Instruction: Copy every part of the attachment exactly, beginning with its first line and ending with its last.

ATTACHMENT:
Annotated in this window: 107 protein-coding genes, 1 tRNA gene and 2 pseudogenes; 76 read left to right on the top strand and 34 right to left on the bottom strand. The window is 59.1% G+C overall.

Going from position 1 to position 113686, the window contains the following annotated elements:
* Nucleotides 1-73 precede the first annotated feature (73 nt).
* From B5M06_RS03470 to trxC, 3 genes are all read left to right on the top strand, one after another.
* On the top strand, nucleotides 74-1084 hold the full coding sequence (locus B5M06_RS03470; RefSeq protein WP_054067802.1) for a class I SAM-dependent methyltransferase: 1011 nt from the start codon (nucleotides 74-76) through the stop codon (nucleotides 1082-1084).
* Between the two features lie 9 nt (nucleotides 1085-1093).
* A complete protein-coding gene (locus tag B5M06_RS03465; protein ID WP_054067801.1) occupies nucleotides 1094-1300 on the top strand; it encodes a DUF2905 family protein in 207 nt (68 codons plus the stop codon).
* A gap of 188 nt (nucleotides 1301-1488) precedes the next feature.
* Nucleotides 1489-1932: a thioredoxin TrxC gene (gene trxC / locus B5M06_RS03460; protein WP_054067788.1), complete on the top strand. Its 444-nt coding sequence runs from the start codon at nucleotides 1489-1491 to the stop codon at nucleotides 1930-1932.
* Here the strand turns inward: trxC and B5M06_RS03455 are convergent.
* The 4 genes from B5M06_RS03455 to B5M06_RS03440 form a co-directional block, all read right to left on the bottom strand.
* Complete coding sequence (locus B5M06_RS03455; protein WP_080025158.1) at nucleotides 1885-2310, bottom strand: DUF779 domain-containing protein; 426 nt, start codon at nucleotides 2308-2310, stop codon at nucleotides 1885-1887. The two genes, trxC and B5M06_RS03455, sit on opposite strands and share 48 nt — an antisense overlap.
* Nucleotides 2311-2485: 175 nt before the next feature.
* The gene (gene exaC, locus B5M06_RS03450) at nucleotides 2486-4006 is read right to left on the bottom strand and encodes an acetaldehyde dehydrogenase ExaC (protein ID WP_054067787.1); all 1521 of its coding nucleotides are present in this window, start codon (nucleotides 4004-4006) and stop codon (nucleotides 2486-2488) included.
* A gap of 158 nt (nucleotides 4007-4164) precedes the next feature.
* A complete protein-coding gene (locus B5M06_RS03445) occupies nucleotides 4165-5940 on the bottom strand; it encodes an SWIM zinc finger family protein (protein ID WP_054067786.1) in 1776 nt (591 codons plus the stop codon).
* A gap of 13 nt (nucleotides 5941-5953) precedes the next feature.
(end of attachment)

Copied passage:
Annotated in this window: 107 protein-coding genes, 1 tRNA gene and 2 pseudogenes; 76 read left to right on the top strand and 34 right to left on the bottom strand. The window is 59.1% G+C overall.

Going from position 1 to position 113686, the window contains the following annotated elements:
* Nucleotides 1-73 precede the first annotated feature (73 nt).
* From B5M06_RS03470 to trxC, 3 genes are all read left to right on the top strand, one after another.
* On the top strand, nucleotides 74-1084 hold the full coding sequence (locus B5M06_RS03470; RefSeq protein WP_054067802.1) for a class I SAM-dependent methyltransferase: 1011 nt from the start codon (nucleotides 74-76) through the stop codon (nucleotides 1082-1084).
* Between the two features lie 9 nt (nucleotides 1085-1093).
* A complete protein-coding gene (locus tag B5M06_RS03465; protein ID WP_054067801.1) occupies nucleotides 1094-1300 on the top strand; it encodes a DUF2905 family protein in 207 nt (68 codons plus the stop codon).
* A gap of 188 nt (nucleotides 1301-1488) precedes the next feature.
* Nucleotides 1489-1932: a thioredoxin TrxC gene (gene trxC / locus B5M06_RS03460; protein WP_054067788.1), complete on the top strand. Its 444-nt coding sequence runs from the start codon at nucleotides 1489-1491 to the stop codon at nucleotides 1930-1932.
* Here the strand turns inward: trxC and B5M06_RS03455 are convergent.
* The 4 genes from B5M06_RS03455 to B5M06_RS03440 form a co-directional block, all read right to left on the bottom strand.
* Complete coding sequence (locus B5M06_RS03455; protein WP_080025158.1) at nucleotides 1885-2310, bottom strand: DUF779 domain-containing protein; 426 nt, start codon at nucleotides 2308-2310, stop codon at nucleotides 1885-1887. The two genes, trxC and B5M06_RS03455, sit on opposite strands and share 48 nt — an antisense overlap.
* Nucleotides 2311-2485: 175 nt before the next feature.
* The gene (gene exaC, locus B5M06_RS03450) at nucleotides 2486-4006 is read right to left on the bottom strand and encodes an acetaldehyde dehydrogenase ExaC (protein ID WP_054067787.1); all 1521 of its coding nucleotides are present in this window, start codon (nucleotides 4004-4006) and stop codon (nucleotides 2486-2488) included.
* A gap of 158 nt (nucleotides 4007-4164) precedes the next feature.
* A complete protein-coding gene (locus B5M06_RS03445) occupies nucleotides 4165-5940 on the bottom strand; it encodes an SWIM zinc finger family protein (protein ID WP_054067786.1) in 1776 nt (591 codons plus the stop codon).
* A gap of 13 nt (nucleotides 5941-5953) precedes the next feature.